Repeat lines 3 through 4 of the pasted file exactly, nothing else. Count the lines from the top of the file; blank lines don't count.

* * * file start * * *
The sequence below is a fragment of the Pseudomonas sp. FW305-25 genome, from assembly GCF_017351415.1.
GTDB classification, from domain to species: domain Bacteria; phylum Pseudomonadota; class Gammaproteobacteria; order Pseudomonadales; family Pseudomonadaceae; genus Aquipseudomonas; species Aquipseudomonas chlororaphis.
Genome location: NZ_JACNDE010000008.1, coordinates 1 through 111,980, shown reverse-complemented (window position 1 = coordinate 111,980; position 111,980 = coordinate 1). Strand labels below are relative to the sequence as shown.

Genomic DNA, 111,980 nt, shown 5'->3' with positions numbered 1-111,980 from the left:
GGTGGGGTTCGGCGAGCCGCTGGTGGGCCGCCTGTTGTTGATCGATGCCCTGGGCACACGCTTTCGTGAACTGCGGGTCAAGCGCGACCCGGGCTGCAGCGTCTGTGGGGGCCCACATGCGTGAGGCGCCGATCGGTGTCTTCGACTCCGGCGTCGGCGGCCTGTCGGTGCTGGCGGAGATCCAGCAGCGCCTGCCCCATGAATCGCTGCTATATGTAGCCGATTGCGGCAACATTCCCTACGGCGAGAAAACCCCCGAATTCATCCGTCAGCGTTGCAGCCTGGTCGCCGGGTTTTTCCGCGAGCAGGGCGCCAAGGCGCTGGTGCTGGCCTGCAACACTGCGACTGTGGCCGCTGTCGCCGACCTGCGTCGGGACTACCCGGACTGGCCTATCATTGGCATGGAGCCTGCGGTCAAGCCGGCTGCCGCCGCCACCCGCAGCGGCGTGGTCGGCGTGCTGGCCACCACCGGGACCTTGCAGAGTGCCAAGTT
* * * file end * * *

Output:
Genome location: NZ_JACNDE010000008.1, coordinates 1 through 111,980, shown reverse-complemented (window position 1 = coordinate 111,980; position 111,980 = coordinate 1). Strand labels below are relative to the sequence as shown.

Genomic DNA, 111,980 nt, shown 5'->3' with positions numbered 1-111,980 from the left: